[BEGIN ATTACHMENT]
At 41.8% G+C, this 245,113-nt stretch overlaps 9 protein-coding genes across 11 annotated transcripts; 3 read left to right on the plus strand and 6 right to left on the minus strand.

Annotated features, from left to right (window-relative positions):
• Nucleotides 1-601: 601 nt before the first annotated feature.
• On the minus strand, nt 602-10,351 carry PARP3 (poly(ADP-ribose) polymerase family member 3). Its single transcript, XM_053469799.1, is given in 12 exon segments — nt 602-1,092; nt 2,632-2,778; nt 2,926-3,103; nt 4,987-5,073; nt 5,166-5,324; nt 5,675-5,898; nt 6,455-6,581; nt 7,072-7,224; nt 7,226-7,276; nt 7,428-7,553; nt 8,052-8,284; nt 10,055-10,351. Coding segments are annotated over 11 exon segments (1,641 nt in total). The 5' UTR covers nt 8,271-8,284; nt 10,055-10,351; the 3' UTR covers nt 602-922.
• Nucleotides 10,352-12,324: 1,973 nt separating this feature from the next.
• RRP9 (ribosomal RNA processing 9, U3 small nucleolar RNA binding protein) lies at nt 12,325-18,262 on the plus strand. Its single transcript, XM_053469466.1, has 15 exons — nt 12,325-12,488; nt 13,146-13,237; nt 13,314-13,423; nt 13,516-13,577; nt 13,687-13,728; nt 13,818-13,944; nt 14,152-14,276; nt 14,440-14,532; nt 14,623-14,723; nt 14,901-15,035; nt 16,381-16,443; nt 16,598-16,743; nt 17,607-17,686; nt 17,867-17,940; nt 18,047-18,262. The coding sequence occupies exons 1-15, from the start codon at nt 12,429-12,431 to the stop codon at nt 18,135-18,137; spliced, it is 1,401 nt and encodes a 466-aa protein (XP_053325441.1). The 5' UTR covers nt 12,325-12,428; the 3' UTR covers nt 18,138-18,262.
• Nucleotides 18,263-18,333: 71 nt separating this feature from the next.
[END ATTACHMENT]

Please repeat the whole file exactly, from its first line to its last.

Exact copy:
At 41.8% G+C, this 245,113-nt stretch overlaps 9 protein-coding genes across 11 annotated transcripts; 3 read left to right on the plus strand and 6 right to left on the minus strand.

Annotated features, from left to right (window-relative positions):
• Nucleotides 1-601: 601 nt before the first annotated feature.
• On the minus strand, nt 602-10,351 carry PARP3 (poly(ADP-ribose) polymerase family member 3). Its single transcript, XM_053469799.1, is given in 12 exon segments — nt 602-1,092; nt 2,632-2,778; nt 2,926-3,103; nt 4,987-5,073; nt 5,166-5,324; nt 5,675-5,898; nt 6,455-6,581; nt 7,072-7,224; nt 7,226-7,276; nt 7,428-7,553; nt 8,052-8,284; nt 10,055-10,351. Coding segments are annotated over 11 exon segments (1,641 nt in total). The 5' UTR covers nt 8,271-8,284; nt 10,055-10,351; the 3' UTR covers nt 602-922.
• Nucleotides 10,352-12,324: 1,973 nt separating this feature from the next.
• RRP9 (ribosomal RNA processing 9, U3 small nucleolar RNA binding protein) lies at nt 12,325-18,262 on the plus strand. Its single transcript, XM_053469466.1, has 15 exons — nt 12,325-12,488; nt 13,146-13,237; nt 13,314-13,423; nt 13,516-13,577; nt 13,687-13,728; nt 13,818-13,944; nt 14,152-14,276; nt 14,440-14,532; nt 14,623-14,723; nt 14,901-15,035; nt 16,381-16,443; nt 16,598-16,743; nt 17,607-17,686; nt 17,867-17,940; nt 18,047-18,262. The coding sequence occupies exons 1-15, from the start codon at nt 12,429-12,431 to the stop codon at nt 18,135-18,137; spliced, it is 1,401 nt and encodes a 466-aa protein (XP_053325441.1). The 5' UTR covers nt 12,325-12,428; the 3' UTR covers nt 18,138-18,262.
• Nucleotides 18,263-18,333: 71 nt separating this feature from the next.